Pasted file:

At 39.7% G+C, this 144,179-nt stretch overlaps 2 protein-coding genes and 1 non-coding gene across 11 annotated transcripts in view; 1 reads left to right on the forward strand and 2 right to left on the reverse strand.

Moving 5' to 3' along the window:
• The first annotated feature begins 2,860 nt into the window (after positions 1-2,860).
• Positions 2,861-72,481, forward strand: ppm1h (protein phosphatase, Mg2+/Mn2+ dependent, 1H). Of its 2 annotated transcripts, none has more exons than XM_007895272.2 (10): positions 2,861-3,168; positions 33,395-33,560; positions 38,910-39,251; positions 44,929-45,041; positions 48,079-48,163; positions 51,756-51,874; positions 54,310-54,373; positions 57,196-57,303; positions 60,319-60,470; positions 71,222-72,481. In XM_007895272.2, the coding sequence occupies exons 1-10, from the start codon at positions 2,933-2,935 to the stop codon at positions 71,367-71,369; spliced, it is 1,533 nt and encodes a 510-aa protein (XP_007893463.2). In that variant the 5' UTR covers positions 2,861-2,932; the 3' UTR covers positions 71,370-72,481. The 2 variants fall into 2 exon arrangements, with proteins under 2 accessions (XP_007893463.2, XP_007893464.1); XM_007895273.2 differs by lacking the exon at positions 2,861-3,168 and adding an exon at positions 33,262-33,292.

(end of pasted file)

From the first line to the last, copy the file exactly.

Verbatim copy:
At 39.7% G+C, this 144,179-nt stretch overlaps 2 protein-coding genes and 1 non-coding gene across 11 annotated transcripts in view; 1 reads left to right on the forward strand and 2 right to left on the reverse strand.

Moving 5' to 3' along the window:
• The first annotated feature begins 2,860 nt into the window (after positions 1-2,860).
• Positions 2,861-72,481, forward strand: ppm1h (protein phosphatase, Mg2+/Mn2+ dependent, 1H). Of its 2 annotated transcripts, none has more exons than XM_007895272.2 (10): positions 2,861-3,168; positions 33,395-33,560; positions 38,910-39,251; positions 44,929-45,041; positions 48,079-48,163; positions 51,756-51,874; positions 54,310-54,373; positions 57,196-57,303; positions 60,319-60,470; positions 71,222-72,481. In XM_007895272.2, the coding sequence occupies exons 1-10, from the start codon at positions 2,933-2,935 to the stop codon at positions 71,367-71,369; spliced, it is 1,533 nt and encodes a 510-aa protein (XP_007893463.2). In that variant the 5' UTR covers positions 2,861-2,932; the 3' UTR covers positions 71,370-72,481. The 2 variants fall into 2 exon arrangements, with proteins under 2 accessions (XP_007893463.2, XP_007893464.1); XM_007895273.2 differs by lacking the exon at positions 2,861-3,168 and adding an exon at positions 33,262-33,292.